Beeson, Rising & Volk (2003) further investigated the effectiveness of CART in eight participants with aphasia. Four of these participants were described as having significantly positive responses to treatment, while three showed some improvement but these were restricted to only a subset of treated words, whereas the other showed no effect of treatment. From a post-hoc analysis, several factors were highlighted that may have individually, or in combination have influenced treatment outcomes: 1) ‘consistent and accurate completion of homework activities’; 2) a relatively preserved semantic system; 3) a retained ability to discriminate real words from non-words; and 4) adequate non-verbal problem-solving abilities. Such factors suggest that while CART (and ACT) may be suitable for clients with severe aphasia, there are some caveats in terms of which aspects of language need to be retained.

The factors above also demonstrate the importance of client motivation in continuing therapy in their own time through the completion of homework. Indeed, many of the reports of CART and ACT report the inclusion of homework in addition to the face-to-face therapy protocol and in some reports; more or less the entirety of the therapy is conducted away from the clinician. Regardless of whether therapy is carried out at home, a key contributor in success of writing treatments will be the practice amount – improvements will generally only be evidence after significant amounts of practice (which homework naturally affords).  For example, Both Beeson, Hirsch & Rewega (2002), and Beeson, Rising & Volk (2003), requested that participants copy each target word 20 times per day (where participants were working on fives words at any one time) where therapy lasted from anywhere between 8 and 37 weeks.

Raymer et al (2003) If you practice writng 'hammer', you may also be able to write the 'hamm' of 'hammock'

Raymer et al (2003) If you practice writng ‘hammer’, you may also be able to write the ‘hamm’ of ‘hammock’

Evidence for generalization of improvements is fairly thin with most studies reporting item-specific improvements (i.e. improvements only to words practiced as part of therapy). However, Raymer, Cudworth & Haley (2003), report a single case study that employed CART where they reported that the client did show signs of generalization in that he improved in his ability to correctly spell (from dictation) parts of untrained words that shared similarities in spelling with trained words.

One issue to consider in relation to the improvements observed in the majority of such studies is how they measure treatment effectiveness. In the vast majority of cases, participants are generally only ever working on small item sets at a time (e.g. sets of five to seven words). This means that ‘improvement’ is often judged against fairly small numerical gains. However, the functional importance of gaining even a small number of words that can be written and used for communicative purposes should not be underestimated when it comes to considering ‘clinical significance’. While some participants have indeed improved in small sets of items, a number of clients have also shown that they retain the ability to write these words even when daily practice moves onto a new set of words. Therefore, the maintenance of improvements is also equally important to consider when assessing the effectiveness of therapy.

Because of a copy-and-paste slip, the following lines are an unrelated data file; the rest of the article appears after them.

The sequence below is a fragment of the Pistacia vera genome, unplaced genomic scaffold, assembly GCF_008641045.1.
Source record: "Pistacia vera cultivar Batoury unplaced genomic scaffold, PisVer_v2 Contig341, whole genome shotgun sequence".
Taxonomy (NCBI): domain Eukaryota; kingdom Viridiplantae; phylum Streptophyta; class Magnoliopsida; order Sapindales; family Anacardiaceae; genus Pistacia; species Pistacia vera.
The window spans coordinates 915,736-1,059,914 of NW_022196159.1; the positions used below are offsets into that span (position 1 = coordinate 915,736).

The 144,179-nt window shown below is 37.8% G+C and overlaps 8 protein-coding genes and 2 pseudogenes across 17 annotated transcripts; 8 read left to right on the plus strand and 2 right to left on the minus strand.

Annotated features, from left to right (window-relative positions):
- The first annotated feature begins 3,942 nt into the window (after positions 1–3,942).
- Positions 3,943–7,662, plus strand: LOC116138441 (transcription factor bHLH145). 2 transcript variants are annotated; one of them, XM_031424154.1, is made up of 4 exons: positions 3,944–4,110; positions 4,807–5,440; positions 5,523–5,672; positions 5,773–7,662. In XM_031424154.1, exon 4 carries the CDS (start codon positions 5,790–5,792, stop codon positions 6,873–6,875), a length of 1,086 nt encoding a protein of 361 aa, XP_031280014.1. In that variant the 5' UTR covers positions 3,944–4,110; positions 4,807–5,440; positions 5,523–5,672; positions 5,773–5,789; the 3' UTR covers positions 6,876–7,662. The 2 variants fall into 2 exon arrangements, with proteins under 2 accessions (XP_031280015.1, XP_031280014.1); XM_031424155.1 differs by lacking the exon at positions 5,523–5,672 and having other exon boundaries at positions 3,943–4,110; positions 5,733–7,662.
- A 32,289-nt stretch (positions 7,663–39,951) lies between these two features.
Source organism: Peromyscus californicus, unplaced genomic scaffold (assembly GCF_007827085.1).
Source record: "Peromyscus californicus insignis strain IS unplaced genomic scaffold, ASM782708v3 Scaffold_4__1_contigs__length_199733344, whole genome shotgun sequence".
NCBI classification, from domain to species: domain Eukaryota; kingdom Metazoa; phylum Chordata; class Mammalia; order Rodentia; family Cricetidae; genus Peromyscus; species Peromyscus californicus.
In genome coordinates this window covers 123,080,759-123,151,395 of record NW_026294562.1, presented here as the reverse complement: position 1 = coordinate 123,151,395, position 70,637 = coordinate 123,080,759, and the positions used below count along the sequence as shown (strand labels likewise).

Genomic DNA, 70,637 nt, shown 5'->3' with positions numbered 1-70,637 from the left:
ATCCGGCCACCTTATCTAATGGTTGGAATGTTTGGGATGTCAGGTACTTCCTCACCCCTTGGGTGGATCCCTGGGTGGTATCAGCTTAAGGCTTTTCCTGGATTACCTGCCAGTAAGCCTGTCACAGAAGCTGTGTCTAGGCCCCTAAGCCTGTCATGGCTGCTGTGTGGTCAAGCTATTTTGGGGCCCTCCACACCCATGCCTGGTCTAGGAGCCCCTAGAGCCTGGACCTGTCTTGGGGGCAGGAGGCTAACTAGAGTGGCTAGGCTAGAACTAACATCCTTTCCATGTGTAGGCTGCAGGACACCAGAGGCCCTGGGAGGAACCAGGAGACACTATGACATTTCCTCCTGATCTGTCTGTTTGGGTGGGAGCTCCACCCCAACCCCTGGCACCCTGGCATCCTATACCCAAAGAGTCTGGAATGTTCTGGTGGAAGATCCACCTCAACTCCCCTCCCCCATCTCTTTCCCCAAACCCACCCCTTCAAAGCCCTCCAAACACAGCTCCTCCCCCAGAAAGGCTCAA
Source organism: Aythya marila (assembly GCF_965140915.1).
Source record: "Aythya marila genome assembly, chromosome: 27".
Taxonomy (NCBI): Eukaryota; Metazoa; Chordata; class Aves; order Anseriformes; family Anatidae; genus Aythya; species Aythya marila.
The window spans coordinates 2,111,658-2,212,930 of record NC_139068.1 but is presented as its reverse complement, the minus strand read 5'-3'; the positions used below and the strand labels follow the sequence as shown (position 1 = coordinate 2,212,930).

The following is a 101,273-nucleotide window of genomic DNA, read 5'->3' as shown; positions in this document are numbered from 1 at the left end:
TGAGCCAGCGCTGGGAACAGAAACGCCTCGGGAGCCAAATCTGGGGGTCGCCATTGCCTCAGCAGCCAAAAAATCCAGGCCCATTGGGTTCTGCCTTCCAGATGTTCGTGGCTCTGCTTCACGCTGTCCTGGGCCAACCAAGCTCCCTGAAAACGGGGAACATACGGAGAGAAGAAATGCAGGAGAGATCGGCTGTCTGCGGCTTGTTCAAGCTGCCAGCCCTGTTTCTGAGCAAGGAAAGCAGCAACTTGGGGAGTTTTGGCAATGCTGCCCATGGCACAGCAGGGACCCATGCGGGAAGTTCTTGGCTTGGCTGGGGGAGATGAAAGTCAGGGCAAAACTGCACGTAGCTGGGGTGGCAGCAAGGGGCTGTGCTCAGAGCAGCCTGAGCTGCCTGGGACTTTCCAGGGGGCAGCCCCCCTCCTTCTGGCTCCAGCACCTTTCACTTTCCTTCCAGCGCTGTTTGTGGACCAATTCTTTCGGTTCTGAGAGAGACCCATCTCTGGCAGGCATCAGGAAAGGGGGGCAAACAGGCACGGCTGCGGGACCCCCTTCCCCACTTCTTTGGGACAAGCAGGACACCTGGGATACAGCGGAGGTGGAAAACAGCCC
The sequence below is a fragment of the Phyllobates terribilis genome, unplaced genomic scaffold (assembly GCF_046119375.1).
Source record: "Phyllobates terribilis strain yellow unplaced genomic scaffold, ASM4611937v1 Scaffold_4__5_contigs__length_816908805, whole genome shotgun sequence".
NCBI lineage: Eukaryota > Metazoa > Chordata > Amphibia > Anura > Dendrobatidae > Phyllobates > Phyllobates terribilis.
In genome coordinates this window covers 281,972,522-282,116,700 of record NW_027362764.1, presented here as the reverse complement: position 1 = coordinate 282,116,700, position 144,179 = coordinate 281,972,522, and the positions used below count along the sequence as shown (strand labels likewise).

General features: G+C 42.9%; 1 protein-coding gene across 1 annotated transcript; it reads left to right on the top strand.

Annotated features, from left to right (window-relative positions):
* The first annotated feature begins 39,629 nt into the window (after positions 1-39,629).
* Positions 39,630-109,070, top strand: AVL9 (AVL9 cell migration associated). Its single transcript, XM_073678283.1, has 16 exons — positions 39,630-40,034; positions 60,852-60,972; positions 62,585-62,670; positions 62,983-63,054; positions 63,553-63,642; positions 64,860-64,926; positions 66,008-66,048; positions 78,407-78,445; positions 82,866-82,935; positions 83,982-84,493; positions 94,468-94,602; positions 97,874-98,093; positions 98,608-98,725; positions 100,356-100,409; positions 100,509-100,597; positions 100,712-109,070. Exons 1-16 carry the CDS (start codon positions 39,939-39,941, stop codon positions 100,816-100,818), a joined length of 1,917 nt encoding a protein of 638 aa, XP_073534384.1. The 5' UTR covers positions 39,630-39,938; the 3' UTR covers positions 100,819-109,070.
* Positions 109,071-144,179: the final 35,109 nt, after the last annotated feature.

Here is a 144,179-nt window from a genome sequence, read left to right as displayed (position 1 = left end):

Beeson et al (2002) Examples of functional word sets

Beeson et al (2002) Examples of functional word sets

The combined finding that improvements require fairly extensive practice and that effects appear to be mostly restricted to treated words, suggests that treated items need to be selected carefully on an individual basis, i.e. that treated items should be functional and useful in real-life contexts for the client. This means that clinicians should have a good understanding of how the client may benefit from using writing communicatively. This is on the assumption that writing is encouraged as a method to either replace or supplement spoken communication and information from other modalities (e.g. gesture) and that writing will often be completed in single words.

Possible further research questions

  • Do improvements in writing associated with CART and ACT translate into real life communication changes (i.e. do clients use their newly acquired words communicatively)?
  • How long does it actually take for a word to be acquired to the point where it will be maintained (i.e. how many times does it need to be written/copied before it sticks)?
  • How many words can be worked on simultaneously before there is a drop-off in ability to maintain improvements?


Ball, A. L., de Riesthal, M., Breeding, V. E., & Mendoza, D. E. (2011). Modified ACT and CART in severe aphasia. Aphasiology, 25(6-7), 836-848.

Beeson, P. M. (1999). Treating acquired writing impairments: Strengthening graphemic representations. Aphasiology, 13, 767-785.

Beeson, P. M., Hirsch, F. M., & Rewega, M. A. (2002). Successful single-word writing treatment: Experimental analyses of four cases. Aphasiology, 14(4-6), 473-491.

Beeson, P. M., Rising, K., & Volk, J. (2003). Writing treatment for severe aphasia: Who benefits? Journal of Speech, Language, and Hearing Research, 46, 1038-1060.

Raymer, A., Cudworth, C., & Haley, M. (2003). Spelling treatment for an individual with dysgraphia: Analysis of generlaisation to untrained words. Aphasiology, 17(6-7), 607-624.